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A Study in Honor: A Novel (The Janet Watson Chronicles) (Paperback)
Winner of the Lambda Literary Award in Lesbian Mystery
A selection in Parade’sroundup of “25 Hottest Books of Summer 2018”
A Paste Magazine’s Most Anticipated 25 books of 2018 pick
A Medium’s Books pick for We Can’t Wait to Read in 2018 list
Set in a near future Washington, D.C., a clever, incisive, and fresh feminist twist on a classic literary icon—Sherlock Holmes—in which Dr. Janet Watson and covert agent Sara Holmes will use espionage, advanced technology, and the power of deduction to unmask a murderer targeting Civil War veterans.
Dr. Janet Watson knows firsthand the horrifying cost of a divided nation. While treating broken soldiers on the battlefields of the New Civil War, a sniper’s bullet shattered her arm and ended her career. Honorably discharged and struggling with the semi-functional mechanical arm that replaced the limb she lost, she returns to the nation’s capital, a bleak, edgy city in the throes of a fraught presidential election. Homeless and jobless, Watson is uncertain of the future when she meets another black and queer woman, Sara Holmes, a mysterious yet playfully challenging covert agent who offers the doctor a place to stay.
Watson’s readjustment to civilian life is complicated by the infuriating antics of her strange new roommate. But the tensions between them dissolve when Watson discovers that soldiers from the New Civil War have begun dying one by one—and that the deaths may be the tip of something far more dangerous, involving the pharmaceutical industry and even the looming election. Joining forces, Watson and Holmes embark on a thrilling investigation to solve the mystery—and secure justice for these fallen soldiers.
About the Author
Claire O'Dell grew up in the suburbs of Washington, D.C., in the years of the Vietnam War and the Watergate Scandal. She attended high school just a few miles from the house where Mary Surratt once lived and where John Wilkes Booth planned for Lincoln to die. All this might explain why she spent so much time in the history and political science departments at college. Claire currently lives in Manchester, Connecticut, with her family and two idiosyncratic cats.
“O’Dell’s prose is sharp and clean, rising at times to the poetic, and her near-future Washington DC feels like a real city. The USA of A Study in Honor is a place with deep political divisions, and some of that comes into play in this story. It feels appropriately complicated as a future, and not a simplistic future vision of now.” — Locus Magazine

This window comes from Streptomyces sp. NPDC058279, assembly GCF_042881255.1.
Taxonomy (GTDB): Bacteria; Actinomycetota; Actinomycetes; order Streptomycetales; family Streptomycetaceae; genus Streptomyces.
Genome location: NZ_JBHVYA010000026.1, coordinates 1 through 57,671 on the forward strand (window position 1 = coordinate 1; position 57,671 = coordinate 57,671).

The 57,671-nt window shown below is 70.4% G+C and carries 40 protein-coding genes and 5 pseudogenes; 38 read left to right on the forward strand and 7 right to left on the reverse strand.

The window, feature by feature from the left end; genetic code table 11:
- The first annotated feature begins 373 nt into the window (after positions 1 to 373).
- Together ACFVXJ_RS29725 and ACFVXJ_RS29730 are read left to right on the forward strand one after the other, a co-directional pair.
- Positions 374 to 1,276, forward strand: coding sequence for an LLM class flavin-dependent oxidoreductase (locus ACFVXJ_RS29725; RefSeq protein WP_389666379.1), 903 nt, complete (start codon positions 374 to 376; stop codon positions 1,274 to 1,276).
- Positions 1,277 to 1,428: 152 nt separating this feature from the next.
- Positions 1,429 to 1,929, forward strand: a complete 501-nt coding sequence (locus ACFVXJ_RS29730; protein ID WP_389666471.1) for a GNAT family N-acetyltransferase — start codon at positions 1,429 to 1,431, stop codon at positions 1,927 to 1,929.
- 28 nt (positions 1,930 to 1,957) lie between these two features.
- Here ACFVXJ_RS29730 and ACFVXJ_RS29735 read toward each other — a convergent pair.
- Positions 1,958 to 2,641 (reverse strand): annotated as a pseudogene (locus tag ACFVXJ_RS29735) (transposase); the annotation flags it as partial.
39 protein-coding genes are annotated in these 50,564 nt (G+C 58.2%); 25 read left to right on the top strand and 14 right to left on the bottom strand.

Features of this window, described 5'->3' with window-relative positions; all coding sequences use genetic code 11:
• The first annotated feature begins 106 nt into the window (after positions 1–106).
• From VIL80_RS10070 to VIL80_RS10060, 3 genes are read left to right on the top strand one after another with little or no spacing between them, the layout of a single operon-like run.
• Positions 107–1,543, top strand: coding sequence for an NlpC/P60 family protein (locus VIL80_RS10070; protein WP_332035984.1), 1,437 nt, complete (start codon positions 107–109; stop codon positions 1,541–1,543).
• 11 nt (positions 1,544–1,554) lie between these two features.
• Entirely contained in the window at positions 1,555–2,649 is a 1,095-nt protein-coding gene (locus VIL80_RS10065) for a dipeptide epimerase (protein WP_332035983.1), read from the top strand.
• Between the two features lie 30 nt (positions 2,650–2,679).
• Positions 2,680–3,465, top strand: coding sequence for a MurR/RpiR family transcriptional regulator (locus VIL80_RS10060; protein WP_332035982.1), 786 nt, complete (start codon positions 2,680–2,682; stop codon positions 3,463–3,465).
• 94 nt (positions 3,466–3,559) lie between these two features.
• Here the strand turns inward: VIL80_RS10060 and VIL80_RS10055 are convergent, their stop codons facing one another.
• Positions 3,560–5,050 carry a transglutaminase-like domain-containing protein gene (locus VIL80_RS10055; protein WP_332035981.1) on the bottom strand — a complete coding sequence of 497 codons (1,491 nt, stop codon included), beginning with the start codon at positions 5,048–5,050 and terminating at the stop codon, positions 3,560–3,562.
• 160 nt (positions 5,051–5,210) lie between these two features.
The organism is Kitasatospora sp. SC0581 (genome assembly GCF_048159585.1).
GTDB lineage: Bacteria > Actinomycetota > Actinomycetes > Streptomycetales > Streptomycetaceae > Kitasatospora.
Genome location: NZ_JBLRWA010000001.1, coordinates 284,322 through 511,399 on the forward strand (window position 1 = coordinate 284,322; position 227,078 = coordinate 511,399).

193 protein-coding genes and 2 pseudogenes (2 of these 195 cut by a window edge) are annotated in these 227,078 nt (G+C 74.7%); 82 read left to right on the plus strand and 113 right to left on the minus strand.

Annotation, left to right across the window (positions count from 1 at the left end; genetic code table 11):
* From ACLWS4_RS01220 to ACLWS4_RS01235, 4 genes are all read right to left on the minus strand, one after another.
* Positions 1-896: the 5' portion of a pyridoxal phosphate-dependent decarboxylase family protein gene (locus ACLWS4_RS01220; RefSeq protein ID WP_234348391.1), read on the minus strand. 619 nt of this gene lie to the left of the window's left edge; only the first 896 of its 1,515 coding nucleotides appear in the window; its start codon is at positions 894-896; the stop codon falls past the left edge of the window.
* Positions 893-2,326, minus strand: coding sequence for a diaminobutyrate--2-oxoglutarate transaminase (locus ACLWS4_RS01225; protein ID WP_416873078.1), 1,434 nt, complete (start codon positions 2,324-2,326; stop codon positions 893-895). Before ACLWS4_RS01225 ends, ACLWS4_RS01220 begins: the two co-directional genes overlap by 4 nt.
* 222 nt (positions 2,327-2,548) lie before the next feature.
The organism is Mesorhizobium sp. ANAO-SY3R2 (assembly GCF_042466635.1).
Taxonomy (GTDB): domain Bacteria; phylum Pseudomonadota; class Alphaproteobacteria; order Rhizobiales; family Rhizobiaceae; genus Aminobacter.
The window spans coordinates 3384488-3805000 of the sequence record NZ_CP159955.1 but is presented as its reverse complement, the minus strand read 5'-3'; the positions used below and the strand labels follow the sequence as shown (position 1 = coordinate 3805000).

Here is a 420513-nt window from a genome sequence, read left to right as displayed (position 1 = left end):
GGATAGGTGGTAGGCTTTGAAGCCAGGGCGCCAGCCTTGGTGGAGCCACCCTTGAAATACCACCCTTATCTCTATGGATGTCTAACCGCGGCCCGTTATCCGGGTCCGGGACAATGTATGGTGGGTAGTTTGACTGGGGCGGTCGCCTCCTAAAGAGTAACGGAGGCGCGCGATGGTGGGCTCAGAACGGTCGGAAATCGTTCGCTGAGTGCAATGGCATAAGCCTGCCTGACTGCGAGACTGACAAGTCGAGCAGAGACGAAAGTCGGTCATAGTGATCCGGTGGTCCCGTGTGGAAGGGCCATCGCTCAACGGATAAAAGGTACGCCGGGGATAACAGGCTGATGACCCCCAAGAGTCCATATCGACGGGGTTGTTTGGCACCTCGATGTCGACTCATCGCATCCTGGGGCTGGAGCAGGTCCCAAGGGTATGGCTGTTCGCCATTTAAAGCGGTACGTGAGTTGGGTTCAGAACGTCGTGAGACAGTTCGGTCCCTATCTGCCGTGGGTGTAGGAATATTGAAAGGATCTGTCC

“Readers who pick this up for the novelty of Watson and Holmes as black women will be impressed by how well O’Dell realizes them as full, rich characters. This is a real treat for fans of Conan Doyle and SF mysteries.” — Publishers Weekly
“If you like dystopian future narratives, queer romance, and Sherlock Holmes, you’ll adore A Study in Honor.” — LitHub
“In this intriguing and fresh twist on the Sherlock Holmes mythos, O’Dell brings a heady mix of dystopian sf and strong female protagonists in the first of a new series.” — Library Journal
“I may be a sucker for a good Dr. Watson, or maybe Claire O’Dell (an open pseudonym for Beth Bernobich) has just written a hell of a good novel, because A Study in Honor turns out to be one of those books I find impossible to put down. I want the sequel immediately.” — Tor.com
“A gritty, fast-paced investigation with a memorable and compelling duo of main characters. I can’t wait to see what Janet and Sara get up to next.” — Aliette de Bodard, Nebula-award winning author of The House of Binding Thorns and The Tea Master and the Detective
“A Study in Honor is a fast-moving, diverse science-fictional Holmes and Watson reinterpretation set in near future Washington DC. As a deliciously intersectional makeover of a famous literary duo it’s enormously satisfying. Clean, clear, and vastly enjoyable.” — Nicola Griffith, Lambda Literary award-winning author of So Lucky
“An entertaining and empathetic dystopian procedural that navigates the capital of an America at war with itself, tracking the path to recovery from personal and national trauma.” — Christopher Brown, author of Tropic of Kansas